In-Vehicle Collision Avoidance Support Under Adverse Visibility Conditions
Wiel Janssen TNO Human Factors Research Institute, Soesterberg, The Netherlands
British Aerospace, Bristol, UK
Advanced sensor technology for road traffic promises a reduction of accident risk, which is to be achieved by means of so-called in-vehicle collision avoidance systems (CAS). The basis lies in the conviction that it should be possible to support human drivers by technical means in avoiding an impending collision that is unnoticed or perhaps not noticeable at all.
A CAS recognizes critical configurations just before they actually happen, after which it initiates some form of corrective action. The action may be a warning to the driver or (the beginning of) a specific evasive action itself. This chapter deals with so-called longitudinal collision avoidance systems, where the target is a preceding vehicle in the same lane. The sensor technology for this configuration, and therefore the potential for future application, is relatively well developed. Before considering CAS design issues in more detail, it seems wise to reflect on what it actually hopes to achieve.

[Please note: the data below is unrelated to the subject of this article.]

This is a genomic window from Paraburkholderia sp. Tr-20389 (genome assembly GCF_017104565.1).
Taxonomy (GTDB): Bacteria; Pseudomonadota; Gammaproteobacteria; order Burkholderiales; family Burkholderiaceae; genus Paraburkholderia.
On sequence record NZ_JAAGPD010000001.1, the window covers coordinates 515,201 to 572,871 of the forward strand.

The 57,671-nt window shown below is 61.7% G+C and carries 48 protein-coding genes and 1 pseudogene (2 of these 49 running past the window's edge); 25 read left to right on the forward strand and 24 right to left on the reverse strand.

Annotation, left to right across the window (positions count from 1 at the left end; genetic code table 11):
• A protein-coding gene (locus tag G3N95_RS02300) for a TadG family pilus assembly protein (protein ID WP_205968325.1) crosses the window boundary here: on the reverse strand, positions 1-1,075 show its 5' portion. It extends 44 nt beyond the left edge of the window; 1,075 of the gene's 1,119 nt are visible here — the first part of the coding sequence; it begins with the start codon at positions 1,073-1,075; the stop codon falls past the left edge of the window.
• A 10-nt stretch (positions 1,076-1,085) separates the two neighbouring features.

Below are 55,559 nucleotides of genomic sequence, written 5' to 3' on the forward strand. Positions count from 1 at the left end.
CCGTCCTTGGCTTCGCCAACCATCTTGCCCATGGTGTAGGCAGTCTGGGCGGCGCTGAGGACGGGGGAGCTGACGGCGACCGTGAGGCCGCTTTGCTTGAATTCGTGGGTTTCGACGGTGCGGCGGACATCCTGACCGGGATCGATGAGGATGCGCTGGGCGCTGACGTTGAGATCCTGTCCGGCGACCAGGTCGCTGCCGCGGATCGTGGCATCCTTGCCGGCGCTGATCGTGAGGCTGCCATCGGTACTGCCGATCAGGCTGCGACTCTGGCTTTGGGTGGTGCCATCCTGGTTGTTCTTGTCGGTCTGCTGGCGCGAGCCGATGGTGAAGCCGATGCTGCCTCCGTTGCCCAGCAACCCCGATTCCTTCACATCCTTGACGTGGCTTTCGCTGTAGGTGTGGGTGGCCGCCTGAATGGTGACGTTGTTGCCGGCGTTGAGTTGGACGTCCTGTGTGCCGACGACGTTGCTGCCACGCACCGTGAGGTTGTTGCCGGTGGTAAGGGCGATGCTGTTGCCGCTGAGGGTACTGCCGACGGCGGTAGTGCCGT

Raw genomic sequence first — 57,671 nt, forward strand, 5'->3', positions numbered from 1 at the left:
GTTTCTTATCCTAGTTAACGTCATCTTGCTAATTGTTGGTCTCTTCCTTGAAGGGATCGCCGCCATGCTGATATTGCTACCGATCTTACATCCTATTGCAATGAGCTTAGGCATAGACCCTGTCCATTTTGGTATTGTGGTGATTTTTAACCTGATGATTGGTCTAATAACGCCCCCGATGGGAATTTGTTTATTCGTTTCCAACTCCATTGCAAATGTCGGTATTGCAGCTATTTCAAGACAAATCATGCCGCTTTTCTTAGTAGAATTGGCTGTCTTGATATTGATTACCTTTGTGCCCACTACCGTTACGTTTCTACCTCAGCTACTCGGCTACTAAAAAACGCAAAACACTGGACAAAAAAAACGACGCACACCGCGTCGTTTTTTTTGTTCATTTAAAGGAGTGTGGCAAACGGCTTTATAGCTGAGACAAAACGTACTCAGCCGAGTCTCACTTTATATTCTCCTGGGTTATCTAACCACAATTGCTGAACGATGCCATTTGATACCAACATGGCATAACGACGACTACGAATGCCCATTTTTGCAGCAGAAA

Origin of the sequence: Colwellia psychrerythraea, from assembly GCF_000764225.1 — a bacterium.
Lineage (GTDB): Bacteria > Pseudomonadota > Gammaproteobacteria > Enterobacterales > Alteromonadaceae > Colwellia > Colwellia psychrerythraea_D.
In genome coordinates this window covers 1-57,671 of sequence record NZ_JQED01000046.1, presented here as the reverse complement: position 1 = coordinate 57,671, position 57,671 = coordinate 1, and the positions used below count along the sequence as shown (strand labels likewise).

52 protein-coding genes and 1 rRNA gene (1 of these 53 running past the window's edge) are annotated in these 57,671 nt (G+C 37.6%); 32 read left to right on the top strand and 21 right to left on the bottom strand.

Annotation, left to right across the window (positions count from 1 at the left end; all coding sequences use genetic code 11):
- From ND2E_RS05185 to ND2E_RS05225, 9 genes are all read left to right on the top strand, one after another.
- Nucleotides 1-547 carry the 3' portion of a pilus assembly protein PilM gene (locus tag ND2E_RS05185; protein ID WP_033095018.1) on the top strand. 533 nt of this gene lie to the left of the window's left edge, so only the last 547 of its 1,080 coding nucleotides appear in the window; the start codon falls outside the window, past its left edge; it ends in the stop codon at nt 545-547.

The average Western automobile driver experiences a rear-end collision--the case to which the current generation of sensors has most to offer--about once every 25 to 30 years. If narrow escapes are also counted as events to be avoided, then support would, of course, be needed somewhat more frequently. Nevertheless, it is clear that the event a CAS should detect is so rare that serious doubts should be entertained regarding the possibility that detection of critical configurations could ever be performed flawlessly, let alone that it could be achieved without false alarms. Given that this is the case, it is probably better to take a modest stance on what